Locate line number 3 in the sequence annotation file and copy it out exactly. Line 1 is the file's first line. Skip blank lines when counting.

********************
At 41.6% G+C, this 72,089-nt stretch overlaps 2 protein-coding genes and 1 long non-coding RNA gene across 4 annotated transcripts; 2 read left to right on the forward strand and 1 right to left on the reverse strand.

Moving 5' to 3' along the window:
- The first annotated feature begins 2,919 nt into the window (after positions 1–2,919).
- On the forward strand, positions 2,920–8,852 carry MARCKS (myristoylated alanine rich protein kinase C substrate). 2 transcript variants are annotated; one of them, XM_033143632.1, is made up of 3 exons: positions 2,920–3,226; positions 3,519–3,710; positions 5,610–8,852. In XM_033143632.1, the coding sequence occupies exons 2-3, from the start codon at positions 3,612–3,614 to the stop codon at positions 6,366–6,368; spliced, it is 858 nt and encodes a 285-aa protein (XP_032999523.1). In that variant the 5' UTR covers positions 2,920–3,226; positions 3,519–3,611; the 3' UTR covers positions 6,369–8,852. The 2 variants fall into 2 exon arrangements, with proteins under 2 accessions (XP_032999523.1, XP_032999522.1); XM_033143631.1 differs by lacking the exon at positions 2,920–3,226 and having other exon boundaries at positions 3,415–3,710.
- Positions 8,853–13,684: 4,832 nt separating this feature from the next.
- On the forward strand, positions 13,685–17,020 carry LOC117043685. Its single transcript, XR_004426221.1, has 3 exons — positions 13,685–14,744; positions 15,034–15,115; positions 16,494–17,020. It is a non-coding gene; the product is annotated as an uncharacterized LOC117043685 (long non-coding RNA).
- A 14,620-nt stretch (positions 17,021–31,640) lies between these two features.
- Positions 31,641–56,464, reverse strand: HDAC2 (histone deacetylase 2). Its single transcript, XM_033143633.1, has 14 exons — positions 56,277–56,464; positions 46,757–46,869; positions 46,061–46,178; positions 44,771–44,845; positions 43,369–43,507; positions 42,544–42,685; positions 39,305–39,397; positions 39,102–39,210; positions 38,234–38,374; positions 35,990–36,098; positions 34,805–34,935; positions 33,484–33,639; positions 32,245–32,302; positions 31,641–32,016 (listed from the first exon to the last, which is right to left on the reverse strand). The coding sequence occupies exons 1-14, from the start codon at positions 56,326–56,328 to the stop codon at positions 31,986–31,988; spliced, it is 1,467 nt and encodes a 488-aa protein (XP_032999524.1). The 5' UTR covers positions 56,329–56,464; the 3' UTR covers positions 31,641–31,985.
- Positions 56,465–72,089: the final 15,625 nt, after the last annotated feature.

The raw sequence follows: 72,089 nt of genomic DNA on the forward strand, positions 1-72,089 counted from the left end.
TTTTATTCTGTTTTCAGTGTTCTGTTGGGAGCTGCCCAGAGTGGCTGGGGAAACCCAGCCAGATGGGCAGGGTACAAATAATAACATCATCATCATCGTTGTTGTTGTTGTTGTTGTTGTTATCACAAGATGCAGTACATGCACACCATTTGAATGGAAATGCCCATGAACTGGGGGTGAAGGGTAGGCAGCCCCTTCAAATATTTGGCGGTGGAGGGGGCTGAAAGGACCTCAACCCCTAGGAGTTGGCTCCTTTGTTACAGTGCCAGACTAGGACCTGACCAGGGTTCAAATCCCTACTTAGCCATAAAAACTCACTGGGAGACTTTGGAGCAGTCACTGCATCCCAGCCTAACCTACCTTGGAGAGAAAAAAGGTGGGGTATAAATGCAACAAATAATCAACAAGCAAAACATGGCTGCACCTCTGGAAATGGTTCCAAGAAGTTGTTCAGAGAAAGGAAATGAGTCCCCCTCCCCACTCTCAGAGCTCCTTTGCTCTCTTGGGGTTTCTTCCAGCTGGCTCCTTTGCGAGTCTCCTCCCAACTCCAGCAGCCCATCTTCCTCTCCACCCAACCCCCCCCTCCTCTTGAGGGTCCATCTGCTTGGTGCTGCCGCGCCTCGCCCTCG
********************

- The first annotated feature begins 2,919 nt into the window (after positions 1–2,919).